Guns magically make everything better! Just like iPhones, cars, and cute shoes! /snark

    •  If you read the comments at TP (6+ / 0-)

      (may be predictive of what the gun lobby will say here), the excuses seemed to revolve around Christy not having the appropriate killer instinct to immediately shoot her husband, and I would guess she was not carrying the gun when the fight began.

      I have to wonder what it would be like to have an intimate partner that I was nevertheless quite willing to shoot to kill at a moment's notice. Other than during a zombie apocalypse, the notion kinda baffles me. They see it as a strength; I'm skeptical of that.

      Guns don't kill people. People kill guns. -- this message brought to you by the Night Vale chapter of the N.R.A.

      by tytalus on Thu Oct 31, 2013 at 09:13:03 AM PDT

      [ Parent ]

      •  So are they arguing that OMG, some people should (3+ / 0-)
        Recommended by:
        tytalus, Glen The Plumber, WakeUpNeo

        not have guns?!

        Wow. I imagine that's really easy to turn around on them.

        •  Considering that one of the primary rules of (0+ / 0-)

          owning a firearm is "Never point a firearm at anything you're not willing to kill/destroy", this is neither new nor as exclusionary as you might hope for. If you going to own a firearm for self-defense you need to be prepared for the eventuality of having to injure or kill someone trying to harm you. If you're not, you have no business owning one. Despite that going against the established narrative of "gun nuts want everybody to have fifty bajillion guns with no restrictions on who can have one", that's all you're going to find out there: if you're not up for the responsibility, don't get a firearm.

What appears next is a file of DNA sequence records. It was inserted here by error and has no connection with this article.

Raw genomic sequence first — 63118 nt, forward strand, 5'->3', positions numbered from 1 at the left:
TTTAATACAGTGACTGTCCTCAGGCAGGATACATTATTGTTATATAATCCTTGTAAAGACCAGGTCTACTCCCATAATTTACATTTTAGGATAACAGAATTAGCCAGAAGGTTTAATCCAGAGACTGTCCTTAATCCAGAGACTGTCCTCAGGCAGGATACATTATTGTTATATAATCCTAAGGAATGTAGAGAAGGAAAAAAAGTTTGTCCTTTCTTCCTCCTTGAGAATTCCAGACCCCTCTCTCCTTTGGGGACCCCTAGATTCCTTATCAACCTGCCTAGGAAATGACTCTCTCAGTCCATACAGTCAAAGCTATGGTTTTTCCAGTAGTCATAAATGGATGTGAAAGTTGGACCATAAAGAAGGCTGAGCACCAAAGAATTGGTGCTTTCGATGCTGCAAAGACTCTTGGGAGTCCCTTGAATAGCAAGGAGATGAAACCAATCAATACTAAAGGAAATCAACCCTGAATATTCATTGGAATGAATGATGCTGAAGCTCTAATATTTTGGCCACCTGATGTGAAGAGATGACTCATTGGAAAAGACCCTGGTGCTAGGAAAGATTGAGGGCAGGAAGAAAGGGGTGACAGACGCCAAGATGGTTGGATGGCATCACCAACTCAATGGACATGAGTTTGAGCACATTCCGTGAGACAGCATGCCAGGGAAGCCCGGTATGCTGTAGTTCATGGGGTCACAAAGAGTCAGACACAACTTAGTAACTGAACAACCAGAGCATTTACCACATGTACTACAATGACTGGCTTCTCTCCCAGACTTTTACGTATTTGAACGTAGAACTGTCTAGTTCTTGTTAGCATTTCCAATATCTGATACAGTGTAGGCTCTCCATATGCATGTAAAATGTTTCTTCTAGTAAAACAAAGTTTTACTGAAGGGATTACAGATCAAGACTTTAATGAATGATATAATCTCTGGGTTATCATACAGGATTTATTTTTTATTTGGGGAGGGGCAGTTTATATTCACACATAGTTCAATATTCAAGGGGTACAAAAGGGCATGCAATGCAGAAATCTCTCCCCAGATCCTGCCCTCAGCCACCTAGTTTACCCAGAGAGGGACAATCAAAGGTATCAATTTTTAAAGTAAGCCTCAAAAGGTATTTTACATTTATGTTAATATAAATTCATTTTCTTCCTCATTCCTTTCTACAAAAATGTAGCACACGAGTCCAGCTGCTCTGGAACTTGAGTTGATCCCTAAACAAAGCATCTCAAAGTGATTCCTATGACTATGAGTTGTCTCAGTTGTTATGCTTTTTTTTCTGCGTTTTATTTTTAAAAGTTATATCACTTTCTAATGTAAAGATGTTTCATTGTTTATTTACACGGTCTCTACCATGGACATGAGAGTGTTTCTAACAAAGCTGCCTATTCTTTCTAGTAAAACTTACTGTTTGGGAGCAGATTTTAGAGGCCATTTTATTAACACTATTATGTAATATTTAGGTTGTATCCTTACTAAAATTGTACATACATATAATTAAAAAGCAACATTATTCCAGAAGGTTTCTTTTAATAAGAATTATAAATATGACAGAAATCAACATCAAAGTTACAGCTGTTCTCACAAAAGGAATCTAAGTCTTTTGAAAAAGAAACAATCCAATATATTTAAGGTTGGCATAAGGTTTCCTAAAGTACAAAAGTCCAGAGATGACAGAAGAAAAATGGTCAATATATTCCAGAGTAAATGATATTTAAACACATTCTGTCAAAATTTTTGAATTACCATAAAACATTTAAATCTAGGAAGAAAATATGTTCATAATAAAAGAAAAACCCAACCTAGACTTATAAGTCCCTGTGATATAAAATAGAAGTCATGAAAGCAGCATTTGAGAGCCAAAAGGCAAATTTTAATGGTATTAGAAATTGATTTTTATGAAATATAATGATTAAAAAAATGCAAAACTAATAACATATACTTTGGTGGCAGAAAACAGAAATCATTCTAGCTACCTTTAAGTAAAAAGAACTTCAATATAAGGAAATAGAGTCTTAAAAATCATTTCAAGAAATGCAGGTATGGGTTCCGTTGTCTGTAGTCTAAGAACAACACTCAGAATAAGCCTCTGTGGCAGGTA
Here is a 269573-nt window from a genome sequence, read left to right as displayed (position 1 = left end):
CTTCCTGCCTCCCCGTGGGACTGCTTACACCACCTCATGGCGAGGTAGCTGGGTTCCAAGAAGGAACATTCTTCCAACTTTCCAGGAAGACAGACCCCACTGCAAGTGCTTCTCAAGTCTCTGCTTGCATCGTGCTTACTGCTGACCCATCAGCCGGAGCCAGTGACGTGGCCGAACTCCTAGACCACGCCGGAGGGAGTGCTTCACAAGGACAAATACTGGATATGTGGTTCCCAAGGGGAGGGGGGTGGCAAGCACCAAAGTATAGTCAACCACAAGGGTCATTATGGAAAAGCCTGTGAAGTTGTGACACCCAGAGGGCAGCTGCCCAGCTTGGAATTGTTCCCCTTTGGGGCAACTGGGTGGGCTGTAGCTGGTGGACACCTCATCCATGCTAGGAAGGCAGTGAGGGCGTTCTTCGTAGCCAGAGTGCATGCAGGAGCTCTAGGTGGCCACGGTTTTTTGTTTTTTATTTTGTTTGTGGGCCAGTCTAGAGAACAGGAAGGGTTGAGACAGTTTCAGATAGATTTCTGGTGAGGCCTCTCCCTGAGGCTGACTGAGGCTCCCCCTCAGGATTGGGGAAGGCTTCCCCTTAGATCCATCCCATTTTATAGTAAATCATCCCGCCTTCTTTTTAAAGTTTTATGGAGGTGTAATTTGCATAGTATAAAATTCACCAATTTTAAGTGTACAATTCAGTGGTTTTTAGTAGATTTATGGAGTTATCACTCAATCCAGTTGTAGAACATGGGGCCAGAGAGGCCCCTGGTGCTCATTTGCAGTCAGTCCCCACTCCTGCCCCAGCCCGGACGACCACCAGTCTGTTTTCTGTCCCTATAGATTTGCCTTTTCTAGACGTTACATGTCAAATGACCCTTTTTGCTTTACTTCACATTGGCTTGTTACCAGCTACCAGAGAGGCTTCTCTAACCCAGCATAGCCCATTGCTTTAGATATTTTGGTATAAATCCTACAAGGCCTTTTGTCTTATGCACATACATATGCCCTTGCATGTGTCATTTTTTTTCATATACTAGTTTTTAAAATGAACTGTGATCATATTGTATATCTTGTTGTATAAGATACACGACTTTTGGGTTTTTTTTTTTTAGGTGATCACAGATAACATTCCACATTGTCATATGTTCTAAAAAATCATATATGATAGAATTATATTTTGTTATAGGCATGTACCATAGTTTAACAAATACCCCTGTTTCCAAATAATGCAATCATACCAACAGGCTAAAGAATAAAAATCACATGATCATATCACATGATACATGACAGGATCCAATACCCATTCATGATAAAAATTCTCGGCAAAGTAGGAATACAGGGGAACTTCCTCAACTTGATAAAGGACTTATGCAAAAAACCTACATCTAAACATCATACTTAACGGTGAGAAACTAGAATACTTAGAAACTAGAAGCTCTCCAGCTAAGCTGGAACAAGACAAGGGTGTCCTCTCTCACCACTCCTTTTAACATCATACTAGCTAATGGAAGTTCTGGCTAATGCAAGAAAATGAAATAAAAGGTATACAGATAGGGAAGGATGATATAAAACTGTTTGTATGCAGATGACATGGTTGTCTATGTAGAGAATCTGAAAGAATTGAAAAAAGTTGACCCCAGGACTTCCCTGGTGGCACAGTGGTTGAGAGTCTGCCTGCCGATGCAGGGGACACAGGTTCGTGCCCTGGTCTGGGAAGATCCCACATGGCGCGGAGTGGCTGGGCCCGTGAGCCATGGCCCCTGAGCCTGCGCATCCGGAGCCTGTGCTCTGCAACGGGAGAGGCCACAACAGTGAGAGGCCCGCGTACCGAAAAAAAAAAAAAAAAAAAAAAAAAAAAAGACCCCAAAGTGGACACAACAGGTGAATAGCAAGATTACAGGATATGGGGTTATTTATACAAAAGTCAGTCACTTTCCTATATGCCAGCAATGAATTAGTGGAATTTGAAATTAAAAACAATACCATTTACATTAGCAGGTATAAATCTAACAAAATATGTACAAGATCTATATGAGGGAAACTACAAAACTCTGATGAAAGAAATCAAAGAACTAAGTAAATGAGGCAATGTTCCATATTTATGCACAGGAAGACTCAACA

•  Yes, that's the problem with rules (4+ / 0-)

            and principles; often they suffer some degree of disassociation with reality. The regular chroniclers of gun fails and oopsies would have a lot less to report if such rules as that one were kept better. And the same applies to gun ownership; it's not like anyone asks if a would-be owner is ready to shoot someone, and the NRA would lobby against it if anyone tried to pass it into law as an unconstitutional infringement.

            Guns don't kill people. People kill guns. -- this message brought to you by the Night Vale chapter of the N.R.A.

            by tytalus on Thu Oct 31, 2013 at 12:49:21 PM PDT

            [ Parent ]

            •  Gun fails and oopsies (0+ / 0-)

              are the way some on this site reassure themselves that nearly all firearms owners are criminally incompetent, inherently violent or both. The dominant meme here seems to be "All gun owners are responsible, until they aren't", which is an idea that would never fly here if it were applied to any other subculture. It's no different than searching out the worst behavior that can be found amongst Muslims, or non-whites, or LGBT folks and then using those hundred or so examples to make a statement about millions of people who have nothing to do with that behavior.